When Brown University in the U.S. planned a debate on campus sexual assault that included a libertarian speaker who was likely to challenge the prevalent notion of "rape culture", Katherine Byron, a member of the school's Sexual Assault Taskforce swung into action:
Ms. Byron and some fellow task force members secured a meeting with administrators. Not long after, Brown’s president, Christina H. Paxson, announced that the university would hold a simultaneous, competing talk to provide “research and facts” about “the role of culture in sexual assault.” Meanwhile, student volunteers put up posters advertising that a “safe space” would be available for anyone who found the debate too upsetting.
The safe space, Ms. Byron explained, was intended to give people who might find comments “troubling” or “triggering,” a place to recuperate. The room was equipped with cookies, coloring books, bubbles, Play-Doh, calming music, pillows, blankets and a video of frolicking puppies, as well as students and staff members trained to deal with trauma. Emma Hall, a junior, rape survivor and “sexual assault peer educator” who helped set up the room and worked in it during the debate, estimates that a couple of dozen people used it. At one point she went to the lecture hall — it was packed — but after a while, she had to return to the safe space. “I was feeling bombarded by a lot of viewpoints that really go against my dearly and closely held beliefs,” Ms. Hall said.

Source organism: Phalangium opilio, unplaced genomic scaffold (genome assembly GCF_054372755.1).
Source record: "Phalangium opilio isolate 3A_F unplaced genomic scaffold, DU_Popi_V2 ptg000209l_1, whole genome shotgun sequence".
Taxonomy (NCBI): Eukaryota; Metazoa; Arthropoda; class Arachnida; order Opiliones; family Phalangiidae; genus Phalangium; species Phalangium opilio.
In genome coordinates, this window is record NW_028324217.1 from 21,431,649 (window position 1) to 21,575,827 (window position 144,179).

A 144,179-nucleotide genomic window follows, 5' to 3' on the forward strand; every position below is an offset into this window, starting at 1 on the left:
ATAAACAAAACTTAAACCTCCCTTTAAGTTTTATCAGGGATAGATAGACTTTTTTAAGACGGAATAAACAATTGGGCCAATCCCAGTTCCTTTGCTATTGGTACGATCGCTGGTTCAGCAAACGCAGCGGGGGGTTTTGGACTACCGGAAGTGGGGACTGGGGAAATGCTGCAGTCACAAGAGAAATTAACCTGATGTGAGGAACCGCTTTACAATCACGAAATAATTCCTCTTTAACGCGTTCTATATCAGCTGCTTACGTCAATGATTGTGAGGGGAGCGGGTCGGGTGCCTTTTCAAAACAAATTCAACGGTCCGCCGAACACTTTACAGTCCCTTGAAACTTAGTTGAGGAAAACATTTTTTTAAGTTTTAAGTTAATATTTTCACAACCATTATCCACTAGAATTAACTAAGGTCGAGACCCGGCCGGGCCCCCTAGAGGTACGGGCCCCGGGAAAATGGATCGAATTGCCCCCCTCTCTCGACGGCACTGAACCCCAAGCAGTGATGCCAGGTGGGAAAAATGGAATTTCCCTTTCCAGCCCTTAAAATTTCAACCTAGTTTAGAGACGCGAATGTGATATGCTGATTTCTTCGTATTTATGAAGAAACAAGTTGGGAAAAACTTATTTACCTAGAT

The article, by Judith Shulevitz, catalogues many other similar examples of the "safe space" mentality shutting down debate on University campuses in the US and the UK.
In general, I don't think it helps matters much for a white (albeit non-heterosexual) male like me to rant and rave about the extreme strain of political correctness that appears to have infected university campuses these days (for what it's worth, I am firmly on Team Chait). These are serious issues, and reactionary lashing out at PC culture, while a lot of fun, is as misguided as excessive political correctness itself.
But seriously: videos of frolicking puppies? Play-Doh? At an Ivy League School while a debate took place at which someone might say something to offend you? A debate you were under no obligation to attend?
Indefensibly, pathetically, precious.
As one commenter on the NY Times story said:
On almost every page of the New York Times I find information that is troubling and goes against my dearly and closely held beliefs. For God's sake, I just read Ross Douthat's column. Rather than suck my thumb and retreat to a "safe" room full of kindergarten toys, I was glad to read it and learn what conservatives think, because only then can I understand that reality and know how to counter it, or defend myself against it.